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The Mercedes lineup is crowded with fast convertibles. There’s the S63 and S65 AMG, the AMG GT Roadster, upcoming variants of the C63 AMG and likely a million other models. You might be wondering where that leaves the venerable SL roadster and its amped up Mercedes-AMG SL63 variant, but it leaves it right where it needs to be—right in the middle, where it’s fucking great.

(Full Disclosure: Mercedes wanted me to drive the AMG SL63 so badly that I asked for one, and they gave me one with a full tank of gas.)

It used to be that Back In My Day if you wanted a fast Mercedes convertible you were pretty much stuck with the SL, which actually ended up being beneficial to us weirdos who like strange things. You ended up getting cars like the SL60 AMG, SL70 AMG, and SL73 AMG, and those were all pretty rare and great. If you wanted a fast convertible, it had to be an SL, but Mercedes was willing to accommodate the particulars.

But over the past decade or so Mercedes has figured out that people actually like having the wind flow through their hair at alarming rates of speed, so now in addition to the SL63, you have the SL65, the S63, the S65, the C63, the SLC43, and the aforementioned AMG GT C. That’s fully seven flavors of sledgehammer-in-your-face convertibles, and while I’m not complaining, that sure seems like a lot.

Because in that group you have faster convertibles, bigger convertibles, smaller convertibles, louder convertibles, quieter convertibles, even another hardtop convertible.

Which all prompts the question: why does this one exist?

Because it’s got 577 horsepower, 664 pound-feet of torque, and it’s really really ridiculously good, that’s why.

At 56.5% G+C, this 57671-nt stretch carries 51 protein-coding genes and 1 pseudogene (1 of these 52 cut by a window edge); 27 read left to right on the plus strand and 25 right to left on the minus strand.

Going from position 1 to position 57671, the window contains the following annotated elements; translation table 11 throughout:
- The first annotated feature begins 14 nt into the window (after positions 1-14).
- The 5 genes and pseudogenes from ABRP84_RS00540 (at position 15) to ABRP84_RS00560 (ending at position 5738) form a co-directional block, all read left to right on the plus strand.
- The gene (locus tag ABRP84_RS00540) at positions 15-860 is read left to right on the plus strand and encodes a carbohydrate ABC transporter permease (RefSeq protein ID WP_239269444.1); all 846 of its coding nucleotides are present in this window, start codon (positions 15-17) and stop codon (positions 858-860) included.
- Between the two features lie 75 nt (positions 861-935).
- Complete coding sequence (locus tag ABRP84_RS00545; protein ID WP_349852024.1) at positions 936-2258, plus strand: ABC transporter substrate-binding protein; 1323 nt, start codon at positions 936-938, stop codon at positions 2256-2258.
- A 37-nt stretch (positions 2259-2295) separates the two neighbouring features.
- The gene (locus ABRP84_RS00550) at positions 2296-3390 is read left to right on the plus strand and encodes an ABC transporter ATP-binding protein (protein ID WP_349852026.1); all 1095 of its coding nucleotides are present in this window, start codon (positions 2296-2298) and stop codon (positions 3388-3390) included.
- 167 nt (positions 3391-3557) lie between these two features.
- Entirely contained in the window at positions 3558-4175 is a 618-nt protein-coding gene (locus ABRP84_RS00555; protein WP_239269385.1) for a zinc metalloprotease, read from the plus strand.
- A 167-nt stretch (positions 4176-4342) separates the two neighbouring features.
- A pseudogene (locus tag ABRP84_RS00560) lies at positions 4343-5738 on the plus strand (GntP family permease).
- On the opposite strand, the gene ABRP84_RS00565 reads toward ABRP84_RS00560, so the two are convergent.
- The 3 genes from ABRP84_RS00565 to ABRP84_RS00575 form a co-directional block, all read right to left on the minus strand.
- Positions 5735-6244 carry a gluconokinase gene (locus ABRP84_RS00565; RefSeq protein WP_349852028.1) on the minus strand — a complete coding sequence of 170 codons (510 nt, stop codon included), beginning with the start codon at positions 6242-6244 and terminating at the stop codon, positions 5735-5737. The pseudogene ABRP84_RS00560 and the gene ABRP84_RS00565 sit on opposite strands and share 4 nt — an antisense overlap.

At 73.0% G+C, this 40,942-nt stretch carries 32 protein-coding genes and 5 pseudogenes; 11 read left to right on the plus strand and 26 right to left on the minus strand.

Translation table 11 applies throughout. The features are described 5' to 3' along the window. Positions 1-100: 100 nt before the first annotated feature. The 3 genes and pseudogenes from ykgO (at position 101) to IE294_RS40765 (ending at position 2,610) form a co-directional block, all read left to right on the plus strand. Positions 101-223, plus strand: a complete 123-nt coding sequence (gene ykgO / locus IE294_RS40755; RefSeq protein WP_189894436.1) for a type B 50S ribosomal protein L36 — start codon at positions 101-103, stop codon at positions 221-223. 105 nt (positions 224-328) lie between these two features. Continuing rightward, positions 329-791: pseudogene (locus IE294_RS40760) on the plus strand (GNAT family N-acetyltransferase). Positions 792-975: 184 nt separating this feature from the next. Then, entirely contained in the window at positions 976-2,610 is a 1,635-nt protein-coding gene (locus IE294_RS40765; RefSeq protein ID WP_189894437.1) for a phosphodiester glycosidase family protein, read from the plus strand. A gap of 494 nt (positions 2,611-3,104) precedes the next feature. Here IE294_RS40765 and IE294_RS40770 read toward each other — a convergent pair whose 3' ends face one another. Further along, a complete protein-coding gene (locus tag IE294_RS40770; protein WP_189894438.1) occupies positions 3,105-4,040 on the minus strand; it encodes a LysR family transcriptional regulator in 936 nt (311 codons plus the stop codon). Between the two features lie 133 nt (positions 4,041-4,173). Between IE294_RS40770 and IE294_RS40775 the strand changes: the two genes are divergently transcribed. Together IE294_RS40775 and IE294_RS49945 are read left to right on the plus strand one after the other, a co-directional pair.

It’s A Simple Formula

All photos credit: Raphael Orlove/Jalopnik

Designing a convertible shouldn’t be hard, and yet it’s so incredibly easy to screw up. Big long hood, short little area for the trunk, and then the roof comes off. A lot of convertibles get it right, and also the Nissan Murano CrossCabriolet is a thing that existed once.

The SL63 takes that formula and translates it into the current design language that makes every new Mercedes look the same, and yet it all works. Some cretin is going to claim that this is indistinguishable from everything else, but do I care?

I do not care.

It’s got enormous brakes behind the tendrils of those wheels, FACT:

It’s got a folding hardtop roof that stows nice and neatly into the trunk. That’s still magical 15 years after its debut, FACT:

Sadly, you can’t drive above 25 MPH with the roof like this. I, too, wanted the world’s fattest spoiler.

It’s even got the world’s most obnoxious feature (though it’s not exclusive to Mercedes these days), a light that emanates from ones own side mirrors, shining the Mercedes logo on the ground, so that if it’s night time and someone can’t quite tell it’s a Mercedes, THEY NOW KNOW IT’S A MERCEDES, FACT:

That is so incredibly tacky that it actually comes full circle and becomes good again.

Oh, and the inside looks good, too, with a little vent right at neck-level to blow warm air onto you, which Mercedes calls AirScarf. Because feeling the effects of winter isn’t for Mercedes drivers.

It Will Scream Profanities At You Until Your Ears Bleed And You Weep Tears Of Joy

But who the hell cares about the inside or the outside of the AMG, because it’s an AMG. The star of this car isn’t how it looks, or the funny little eyebrows in the headlights, or the notion that you can still store golf bags in the trunk even when the roof is down.

No, the main attraction here is that 5.5-liter bi-turbo hand-built V8 engine.

Good work, Michel.

It’s so nice, in fact, a man came and wrote his name on it.

That engine doesn’t just come with pretty statistics and an autograph, either. The throttle pedal has a huge amount of travel to help manage the nearly 600 equines that live underneath the hood.

Bury it—and you do really bury it way down there—and the whole thing first rumbles like a distant explosion, and then it really is like an explosion right in front of your face. Everything starts to melt, everything starts to move way too fast, and before you realize it you’re much further from where you were initially sitting.